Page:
David Franklin Houston was an American academic, businessman and conservative Democratic politician. Houston served as President Woodrow Wilson’s Secretary of Agriculture from 1913 to 1920, when he became the Secretary of the Treasury until 1921.
During his time as Agriculture Secretary many important agricultural laws were passed by the U.S. Congress, including the Smith-Lever Act, the Farm Loan Act, the Warehouse Act, and the Federal Aid Road Act.
Houston came to the Treasury Department as World War I was ending. As ex officio Chairman of the Federal Reserve Board, he issued severe warnings and, increased rediscount rates in order to prevent the inflation that the European allies were experiencing. Houston predicted a fall in U.S. prices, particularly of farm products, after the optimism of the Armistice wore off. He pushed for easier credit for farmers and urged them to produce less.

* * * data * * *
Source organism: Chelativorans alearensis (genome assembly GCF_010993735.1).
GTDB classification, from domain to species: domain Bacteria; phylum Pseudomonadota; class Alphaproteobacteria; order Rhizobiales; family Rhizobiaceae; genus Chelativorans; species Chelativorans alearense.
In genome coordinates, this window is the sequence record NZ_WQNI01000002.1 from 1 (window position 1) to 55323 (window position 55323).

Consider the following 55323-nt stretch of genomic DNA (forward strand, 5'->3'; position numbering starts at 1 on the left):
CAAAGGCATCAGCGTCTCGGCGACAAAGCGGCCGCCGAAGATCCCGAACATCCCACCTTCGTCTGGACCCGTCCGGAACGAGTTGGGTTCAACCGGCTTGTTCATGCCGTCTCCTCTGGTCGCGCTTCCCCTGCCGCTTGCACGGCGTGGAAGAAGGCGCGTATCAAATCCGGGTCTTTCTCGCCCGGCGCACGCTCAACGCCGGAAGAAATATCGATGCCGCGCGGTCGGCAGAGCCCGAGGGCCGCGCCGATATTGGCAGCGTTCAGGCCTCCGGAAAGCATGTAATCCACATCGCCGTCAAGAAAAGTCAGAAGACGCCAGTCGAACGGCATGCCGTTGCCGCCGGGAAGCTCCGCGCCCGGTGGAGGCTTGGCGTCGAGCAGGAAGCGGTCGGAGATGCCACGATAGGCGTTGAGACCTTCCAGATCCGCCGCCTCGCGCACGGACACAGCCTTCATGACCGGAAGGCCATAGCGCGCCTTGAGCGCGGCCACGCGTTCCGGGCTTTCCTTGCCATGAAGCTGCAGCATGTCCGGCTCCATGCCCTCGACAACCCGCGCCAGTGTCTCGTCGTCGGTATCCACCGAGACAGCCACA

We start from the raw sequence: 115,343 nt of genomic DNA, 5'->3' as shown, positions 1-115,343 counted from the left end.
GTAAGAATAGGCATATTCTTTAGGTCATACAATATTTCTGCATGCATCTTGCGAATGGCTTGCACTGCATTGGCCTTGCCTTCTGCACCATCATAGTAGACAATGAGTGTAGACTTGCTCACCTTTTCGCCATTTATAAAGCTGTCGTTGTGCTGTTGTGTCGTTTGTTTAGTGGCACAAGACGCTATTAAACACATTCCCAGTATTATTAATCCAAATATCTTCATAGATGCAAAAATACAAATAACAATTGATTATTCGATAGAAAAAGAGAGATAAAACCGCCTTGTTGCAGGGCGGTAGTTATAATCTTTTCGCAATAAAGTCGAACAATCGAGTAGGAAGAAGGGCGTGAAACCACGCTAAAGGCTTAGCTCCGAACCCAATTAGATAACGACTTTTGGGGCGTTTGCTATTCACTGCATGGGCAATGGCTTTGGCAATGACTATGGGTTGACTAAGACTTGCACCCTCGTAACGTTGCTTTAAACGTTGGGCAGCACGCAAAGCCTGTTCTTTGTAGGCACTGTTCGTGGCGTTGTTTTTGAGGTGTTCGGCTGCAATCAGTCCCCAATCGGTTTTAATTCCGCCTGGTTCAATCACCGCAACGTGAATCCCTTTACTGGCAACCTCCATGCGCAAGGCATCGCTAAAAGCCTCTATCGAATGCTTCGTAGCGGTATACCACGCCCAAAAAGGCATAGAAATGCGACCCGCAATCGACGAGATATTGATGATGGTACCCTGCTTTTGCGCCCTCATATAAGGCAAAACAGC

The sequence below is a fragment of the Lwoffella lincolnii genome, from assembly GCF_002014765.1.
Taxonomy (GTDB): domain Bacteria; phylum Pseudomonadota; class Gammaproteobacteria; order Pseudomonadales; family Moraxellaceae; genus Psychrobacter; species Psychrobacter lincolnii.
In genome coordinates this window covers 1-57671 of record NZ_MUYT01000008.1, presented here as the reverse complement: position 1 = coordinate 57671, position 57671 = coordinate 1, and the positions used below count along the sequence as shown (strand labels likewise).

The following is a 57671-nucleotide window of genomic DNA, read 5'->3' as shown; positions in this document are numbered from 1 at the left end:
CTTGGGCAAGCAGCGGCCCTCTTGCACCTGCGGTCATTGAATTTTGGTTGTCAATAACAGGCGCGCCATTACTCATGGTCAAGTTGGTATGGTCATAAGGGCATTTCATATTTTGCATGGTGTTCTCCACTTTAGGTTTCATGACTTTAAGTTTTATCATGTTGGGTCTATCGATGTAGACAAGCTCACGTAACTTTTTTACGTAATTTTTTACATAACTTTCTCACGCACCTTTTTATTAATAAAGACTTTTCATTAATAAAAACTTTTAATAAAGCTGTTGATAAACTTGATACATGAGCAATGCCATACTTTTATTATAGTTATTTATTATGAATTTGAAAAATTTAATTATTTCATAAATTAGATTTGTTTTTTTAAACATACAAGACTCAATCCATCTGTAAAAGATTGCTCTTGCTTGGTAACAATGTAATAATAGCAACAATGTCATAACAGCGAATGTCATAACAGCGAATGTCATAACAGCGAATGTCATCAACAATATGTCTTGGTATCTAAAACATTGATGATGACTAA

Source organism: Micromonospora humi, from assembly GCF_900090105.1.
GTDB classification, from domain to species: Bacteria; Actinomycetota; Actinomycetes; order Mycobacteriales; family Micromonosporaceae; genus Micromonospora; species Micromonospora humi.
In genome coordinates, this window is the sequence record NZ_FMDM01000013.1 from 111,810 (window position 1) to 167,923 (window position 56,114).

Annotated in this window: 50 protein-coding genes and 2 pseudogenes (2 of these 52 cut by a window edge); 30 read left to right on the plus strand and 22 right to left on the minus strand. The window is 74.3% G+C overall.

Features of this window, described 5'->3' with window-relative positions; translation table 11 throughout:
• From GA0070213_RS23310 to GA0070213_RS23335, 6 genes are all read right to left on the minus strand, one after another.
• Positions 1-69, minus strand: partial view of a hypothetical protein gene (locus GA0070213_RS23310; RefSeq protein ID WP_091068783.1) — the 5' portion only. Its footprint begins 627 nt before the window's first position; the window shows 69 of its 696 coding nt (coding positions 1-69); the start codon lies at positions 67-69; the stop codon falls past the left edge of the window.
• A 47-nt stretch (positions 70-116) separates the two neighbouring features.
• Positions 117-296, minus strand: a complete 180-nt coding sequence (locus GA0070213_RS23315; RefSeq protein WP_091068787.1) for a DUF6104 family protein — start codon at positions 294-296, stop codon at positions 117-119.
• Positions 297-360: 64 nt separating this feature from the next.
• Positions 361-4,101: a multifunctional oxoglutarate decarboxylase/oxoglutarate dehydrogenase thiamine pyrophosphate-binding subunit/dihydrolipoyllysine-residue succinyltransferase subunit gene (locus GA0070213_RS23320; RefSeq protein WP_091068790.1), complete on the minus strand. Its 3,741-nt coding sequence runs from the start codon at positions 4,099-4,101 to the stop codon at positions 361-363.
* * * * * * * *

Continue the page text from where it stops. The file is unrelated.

But when prices fell more dramatically than expected in 1920, farm spokesmen unfairly accused Houston of deliberately wrecking agrarian prosperity. Abroad, England and France were pushing to cancel their war debts. Houston, the U.S. Congress and the President, against cancellation, converted the short-term debts to long-term loans. Houston resigned at the end of President Wilson’s term, after only a year in office.